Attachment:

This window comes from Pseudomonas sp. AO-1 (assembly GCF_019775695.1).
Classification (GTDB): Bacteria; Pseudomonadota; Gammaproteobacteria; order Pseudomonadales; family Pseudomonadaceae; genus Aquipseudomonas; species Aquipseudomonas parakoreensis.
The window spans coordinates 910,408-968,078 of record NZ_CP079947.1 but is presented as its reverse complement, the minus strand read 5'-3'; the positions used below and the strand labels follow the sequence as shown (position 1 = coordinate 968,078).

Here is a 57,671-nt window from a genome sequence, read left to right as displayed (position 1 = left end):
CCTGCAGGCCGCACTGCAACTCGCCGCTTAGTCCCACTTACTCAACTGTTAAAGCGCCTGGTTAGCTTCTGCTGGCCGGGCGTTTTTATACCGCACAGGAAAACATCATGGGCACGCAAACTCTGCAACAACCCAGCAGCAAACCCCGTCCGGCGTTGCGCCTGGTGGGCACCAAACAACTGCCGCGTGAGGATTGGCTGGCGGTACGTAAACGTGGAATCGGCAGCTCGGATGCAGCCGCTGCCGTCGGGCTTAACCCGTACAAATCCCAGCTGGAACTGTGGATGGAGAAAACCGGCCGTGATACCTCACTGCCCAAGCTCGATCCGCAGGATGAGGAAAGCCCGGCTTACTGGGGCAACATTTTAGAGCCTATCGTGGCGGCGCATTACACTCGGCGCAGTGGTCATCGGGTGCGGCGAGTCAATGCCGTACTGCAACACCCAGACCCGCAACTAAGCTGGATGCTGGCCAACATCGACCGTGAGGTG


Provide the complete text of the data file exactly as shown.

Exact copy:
This window comes from Pseudomonas sp. AO-1 (assembly GCF_019775695.1).
Classification (GTDB): Bacteria; Pseudomonadota; Gammaproteobacteria; order Pseudomonadales; family Pseudomonadaceae; genus Aquipseudomonas; species Aquipseudomonas parakoreensis.
The window spans coordinates 910,408-968,078 of record NZ_CP079947.1 but is presented as its reverse complement, the minus strand read 5'-3'; the positions used below and the strand labels follow the sequence as shown (position 1 = coordinate 968,078).

Here is a 57,671-nt window from a genome sequence, read left to right as displayed (position 1 = left end):
CCTGCAGGCCGCACTGCAACTCGCCGCTTAGTCCCACTTACTCAACTGTTAAAGCGCCTGGTTAGCTTCTGCTGGCCGGGCGTTTTTATACCGCACAGGAAAACATCATGGGCACGCAAACTCTGCAACAACCCAGCAGCAAACCCCGTCCGGCGTTGCGCCTGGTGGGCACCAAACAACTGCCGCGTGAGGATTGGCTGGCGGTACGTAAACGTGGAATCGGCAGCTCGGATGCAGCCGCTGCCGTCGGGCTTAACCCGTACAAATCCCAGCTGGAACTGTGGATGGAGAAAACCGGCCGTGATACCTCACTGCCCAAGCTCGATCCGCAGGATGAGGAAAGCCCGGCTTACTGGGGCAACATTTTAGAGCCTATCGTGGCGGCGCATTACACTCGGCGCAGTGGTCATCGGGTGCGGCGAGTCAATGCCGTACTGCAACACCCAGACCCGCAACTAAGCTGGATGCTGGCCAACATCGACCGTGAGGTG